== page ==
Lack of large genomic deletions in BRIP1, PALB2, and FANCD2 genes in BRCA1/2 negative familial breast cancer

  • Najim Ameziane
  • Ans M. W. van den Ouweland
  • Muriel A. Adank
  • Raymond N. C. P. Vijzelaar
  • Abdellatif Errami
  • Josephine C. Dorsman
  • Hans Joenje
  • Hanne Meijers-Heijboer
  • Quinten Waisfisz
Letter to the editor

To the editor

Breast cancer (BC) is the most common malignancy in women worldwide. It is estimated that 5–10% of all BC cases may be caused by germline mutations in breast cancer susceptibility genes [19, 21]. BRCA1 and BRCA2 are the major known BC susceptibility genes accounting for ~16% of the familial BC cases [2]. Other BC susceptibility genes include TP53 [16], PTEN [15], ATM [24], LKB1/STK11 [8], CHEK2 [28], BRIP1/FANCJ [27], and PALB2/FANCN [22]. However to date, the majority of familial BC cases can not be attributed to mutations in one of the known susceptibility genes.

The discovery of the breast cancer susceptibility gene BRCA2 as the gene defective in the Fanconi anemia (FA)-D1 complementation group [11], the identification of BRIP1 (BRCA1 Interacting Protein) [3, 12, 13] and PALB2 (Partner And Localizer of BRCA2) [23, 32] as the genes responsible for the FA-J and FA-N complementation groups, respectively, established a clear link between breast cancer susceptibility and...


Fanconi Anemia Large Deletion Familial Breast Cancer Breast Cancer Susceptibility Gene Fanconi Anemia Patient 
These keywords were added by machine and not by the authors. This process is experimental and the keywords may be updated as the learning algorithm improves.


  1. 1.
    Alter BP (2003) Cancer in Fanconi anemia, 1927–2001. Cancer 97:425–440. doi: 10.1002/cncr.11046 CrossRefPubMedGoogle Scholar
  2. 2.
    Anglian Breast Cancer Study Group (2000) Prevalence and penetrance of BRCA1 and BRCA2 mutations in a population-based series of breast cancer cases. Anglian Breast Cancer Study Group. Br J Cancer 83:1301–1308. doi: 10.1054/bjoc.2000.1407 CrossRefGoogle Scholar
  3. 3.
    Bridge WL, Vandenberg CJ, Franklin RJ et al (2005) The BRIP1 helicase functions independently of BRCA1 in the Fanconi anemia pathway for DNA crosslink repair. Nat Genet 37:953–957. doi: 10.1038/ng1627 CrossRefPubMedGoogle Scholar
  4. 4.
    Cao AY, Huang J, Hu Z et al (2009) The prevalence of PALB2 germline mutations in BRCA1/BRCA2 negative Chinese women with early onset breast cancer or affected relatives. Breast Cancer Res Treat 114:457–462. doi: 10.1007/s10549-008-0036-z CrossRefPubMedGoogle Scholar
  5. 5.
    Erkko H, Xia B, Nikkila J et al (2007) A recurrent mutation in PALB2 in Finnish cancer families. Nature 446:316–319. doi: 10.1038/nature05609 CrossRefPubMedGoogle Scholar
  6. 6.
    Foulkes WD, Ghadirian P, Akbari MR et al (2007) Identification of a novel truncating PALB2 mutation and analysis of its contribution to early-onset breast cancer in French-Canadian women. Breast Cancer Res 9:R83. doi: 10.1186/bcr1828 CrossRefPubMedGoogle Scholar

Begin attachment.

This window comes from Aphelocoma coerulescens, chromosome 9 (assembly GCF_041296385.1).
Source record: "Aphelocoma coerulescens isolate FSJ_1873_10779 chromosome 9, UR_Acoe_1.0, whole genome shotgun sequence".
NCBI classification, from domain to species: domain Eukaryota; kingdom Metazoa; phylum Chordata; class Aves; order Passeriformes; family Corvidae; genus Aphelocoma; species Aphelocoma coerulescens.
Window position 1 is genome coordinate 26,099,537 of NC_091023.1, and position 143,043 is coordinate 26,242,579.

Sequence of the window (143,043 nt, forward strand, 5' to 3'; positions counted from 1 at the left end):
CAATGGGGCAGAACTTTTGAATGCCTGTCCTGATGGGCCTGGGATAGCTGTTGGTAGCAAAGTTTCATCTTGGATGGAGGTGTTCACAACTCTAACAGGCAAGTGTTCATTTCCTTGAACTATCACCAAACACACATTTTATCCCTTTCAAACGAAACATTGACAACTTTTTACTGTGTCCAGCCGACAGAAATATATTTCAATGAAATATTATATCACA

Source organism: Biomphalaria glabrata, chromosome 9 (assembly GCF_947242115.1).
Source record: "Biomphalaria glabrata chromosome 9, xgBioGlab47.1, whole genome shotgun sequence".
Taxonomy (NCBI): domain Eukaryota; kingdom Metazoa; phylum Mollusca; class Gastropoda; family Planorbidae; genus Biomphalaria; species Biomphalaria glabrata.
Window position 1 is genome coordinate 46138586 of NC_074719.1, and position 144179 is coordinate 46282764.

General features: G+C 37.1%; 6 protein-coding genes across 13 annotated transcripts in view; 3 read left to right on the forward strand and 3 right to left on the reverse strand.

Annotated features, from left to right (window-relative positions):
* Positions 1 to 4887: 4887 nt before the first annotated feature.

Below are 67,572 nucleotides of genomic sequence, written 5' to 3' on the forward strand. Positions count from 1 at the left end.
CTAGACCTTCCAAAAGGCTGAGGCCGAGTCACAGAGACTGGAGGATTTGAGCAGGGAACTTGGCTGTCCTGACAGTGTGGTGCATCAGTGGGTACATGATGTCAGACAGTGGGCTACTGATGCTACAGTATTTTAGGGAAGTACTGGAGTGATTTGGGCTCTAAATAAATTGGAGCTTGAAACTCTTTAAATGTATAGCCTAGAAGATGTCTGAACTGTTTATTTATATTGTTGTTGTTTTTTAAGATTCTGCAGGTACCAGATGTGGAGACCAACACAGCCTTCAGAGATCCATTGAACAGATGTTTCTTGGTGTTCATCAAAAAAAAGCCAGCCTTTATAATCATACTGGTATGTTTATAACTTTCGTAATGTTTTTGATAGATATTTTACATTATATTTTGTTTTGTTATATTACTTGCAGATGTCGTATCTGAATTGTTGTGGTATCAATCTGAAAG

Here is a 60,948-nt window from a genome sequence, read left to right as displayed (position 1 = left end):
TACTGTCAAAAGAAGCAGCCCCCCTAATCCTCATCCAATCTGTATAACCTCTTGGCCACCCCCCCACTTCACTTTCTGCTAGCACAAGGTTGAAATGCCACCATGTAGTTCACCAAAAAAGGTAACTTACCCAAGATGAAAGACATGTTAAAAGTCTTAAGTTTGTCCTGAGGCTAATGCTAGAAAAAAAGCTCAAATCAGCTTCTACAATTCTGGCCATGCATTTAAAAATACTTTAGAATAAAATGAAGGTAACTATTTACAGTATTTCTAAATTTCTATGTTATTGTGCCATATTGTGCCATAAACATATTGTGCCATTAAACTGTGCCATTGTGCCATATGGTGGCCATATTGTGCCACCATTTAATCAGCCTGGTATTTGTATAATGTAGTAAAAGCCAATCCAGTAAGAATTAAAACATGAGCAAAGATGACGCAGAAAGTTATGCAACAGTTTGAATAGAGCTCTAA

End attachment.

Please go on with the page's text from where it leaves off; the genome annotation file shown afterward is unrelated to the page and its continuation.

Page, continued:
7. 7.
    Garcia MJ, Fernandez V, Osorio A et al (2008) Analysis of FANCB and FANCN/PALB2 Fanconi anemia genes in BRCA1/2-negative Spanish breast cancer families. Breast Cancer Res Treat 113:545–551. doi: 10.1007/s10549-008-9945-0 CrossRefPubMedGoogle Scholar
  8. 8.
    Giardiello FM, Brensinger JD, Tersmette AC et al (2000) Very high risk of cancer in familial Peutz–Jeghers syndrome. Gastroenterology 119:1447–1453. doi: 10.1053/gast.2000.20228 CrossRefPubMedGoogle Scholar
  9. 9.
    Gunnarsson H, Arason A, Gillanders EM et al (2008) Evidence against PALB2 involvement in Icelandic breast cancer susceptibility. J Negat Results Biomed 7:5. doi: 10.1186/1477-5751-7-5 CrossRefPubMedGoogle Scholar
  10. 10.
    Houghtaling S, Timmers C, Noll M et al (2003) Epithelial cancer in Fanconi anemia complementation group D2 (Fancd2) knockout mice. Genes Dev 17:2021–2035. doi: 10.1101/gad.1103403 CrossRefPubMedGoogle Scholar
  11. 11.
    Howlett NG, Taniguchi T, Olson S et al (2002) Biallelic inactivation of BRCA2 in Fanconi anemia. Science 297:606–609. doi: 10.1126/science.1073834 CrossRefPubMedGoogle Scholar
  12. 12.
    Levitus M, Waisfisz Q, Godthelp BC et al (2005) The DNA helicase BRIP1 is defective in Fanconi anemia complementation group J. Nat Genet 37:934–935. doi: 10.1038/ng1625 CrossRefPubMedGoogle Scholar
  13. 13.
    Levran O, Attwooll C, Henry RT et al (2005) The BRCA1-interacting helicase BRIP1 is deficient in Fanconi anemia. Nat Genet 37:931–933. doi: 10.1038/ng1624 CrossRefPubMedGoogle Scholar
  14. 14.
    Lewis AG, Flanagan J, Marsh A et al (2005) Mutation analysis of FANCD2, BRIP1/BACH1, LMO4 and SFN in familial breast cancer. Breast Cancer Res 7:R1005–R1016. doi: 10.1186/bcr1336 CrossRefPubMedGoogle Scholar